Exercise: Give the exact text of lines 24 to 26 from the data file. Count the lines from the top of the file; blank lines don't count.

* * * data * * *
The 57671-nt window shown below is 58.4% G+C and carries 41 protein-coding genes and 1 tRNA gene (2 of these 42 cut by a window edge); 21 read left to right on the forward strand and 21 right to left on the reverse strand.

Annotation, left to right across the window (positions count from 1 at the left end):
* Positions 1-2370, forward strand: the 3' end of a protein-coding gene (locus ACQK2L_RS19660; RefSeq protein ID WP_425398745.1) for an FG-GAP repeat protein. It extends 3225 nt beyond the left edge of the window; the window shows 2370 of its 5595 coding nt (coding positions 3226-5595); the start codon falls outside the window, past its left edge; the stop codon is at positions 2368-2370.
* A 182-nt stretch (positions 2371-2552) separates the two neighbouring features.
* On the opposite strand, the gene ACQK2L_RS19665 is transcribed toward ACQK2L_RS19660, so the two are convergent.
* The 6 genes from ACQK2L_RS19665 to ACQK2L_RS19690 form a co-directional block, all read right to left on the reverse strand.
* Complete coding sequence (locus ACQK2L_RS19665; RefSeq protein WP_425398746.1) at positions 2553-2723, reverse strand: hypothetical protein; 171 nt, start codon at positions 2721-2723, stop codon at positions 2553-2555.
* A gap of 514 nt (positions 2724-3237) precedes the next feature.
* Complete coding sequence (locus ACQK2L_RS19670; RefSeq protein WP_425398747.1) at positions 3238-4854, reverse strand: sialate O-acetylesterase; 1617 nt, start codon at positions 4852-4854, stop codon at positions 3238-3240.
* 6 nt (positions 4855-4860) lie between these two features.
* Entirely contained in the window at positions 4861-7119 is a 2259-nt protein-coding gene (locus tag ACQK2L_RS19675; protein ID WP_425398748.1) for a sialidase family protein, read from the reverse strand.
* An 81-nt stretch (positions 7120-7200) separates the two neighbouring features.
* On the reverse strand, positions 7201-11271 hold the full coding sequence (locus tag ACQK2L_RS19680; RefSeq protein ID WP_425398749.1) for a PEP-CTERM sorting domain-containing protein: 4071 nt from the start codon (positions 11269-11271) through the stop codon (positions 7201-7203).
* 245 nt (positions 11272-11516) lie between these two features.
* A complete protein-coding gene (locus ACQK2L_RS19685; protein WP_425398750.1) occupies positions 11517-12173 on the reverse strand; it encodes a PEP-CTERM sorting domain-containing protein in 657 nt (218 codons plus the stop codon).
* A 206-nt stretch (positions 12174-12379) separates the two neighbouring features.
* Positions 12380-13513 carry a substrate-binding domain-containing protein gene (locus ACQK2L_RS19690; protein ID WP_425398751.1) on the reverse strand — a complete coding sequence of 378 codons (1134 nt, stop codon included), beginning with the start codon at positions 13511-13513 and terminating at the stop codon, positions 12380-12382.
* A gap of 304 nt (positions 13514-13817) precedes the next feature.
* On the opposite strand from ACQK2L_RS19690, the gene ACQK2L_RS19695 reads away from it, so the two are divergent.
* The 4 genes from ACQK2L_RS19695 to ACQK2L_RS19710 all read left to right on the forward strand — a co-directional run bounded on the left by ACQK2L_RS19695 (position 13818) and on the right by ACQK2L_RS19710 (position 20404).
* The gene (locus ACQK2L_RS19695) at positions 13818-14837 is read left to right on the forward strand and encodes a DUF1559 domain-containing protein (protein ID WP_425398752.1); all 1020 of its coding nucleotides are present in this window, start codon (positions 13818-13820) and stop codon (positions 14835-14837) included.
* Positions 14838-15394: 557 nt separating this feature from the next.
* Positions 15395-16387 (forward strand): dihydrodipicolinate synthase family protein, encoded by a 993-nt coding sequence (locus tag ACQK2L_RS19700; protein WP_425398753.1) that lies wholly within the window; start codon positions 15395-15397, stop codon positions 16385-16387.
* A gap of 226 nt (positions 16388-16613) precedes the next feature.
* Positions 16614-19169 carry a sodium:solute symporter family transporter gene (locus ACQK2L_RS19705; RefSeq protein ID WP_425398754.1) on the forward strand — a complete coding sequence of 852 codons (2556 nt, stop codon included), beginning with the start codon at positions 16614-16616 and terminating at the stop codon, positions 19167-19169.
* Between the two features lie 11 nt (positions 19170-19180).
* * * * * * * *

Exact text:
* A gap of 226 nt (positions 16388-16613) precedes the next feature.
* Positions 16614-19169 carry a sodium:solute symporter family transporter gene (locus ACQK2L_RS19705; RefSeq protein ID WP_425398754.1) on the forward strand — a complete coding sequence of 852 codons (2556 nt, stop codon included), beginning with the start codon at positions 16614-16616 and terminating at the stop codon, positions 19167-19169.
* Between the two features lie 11 nt (positions 19170-19180).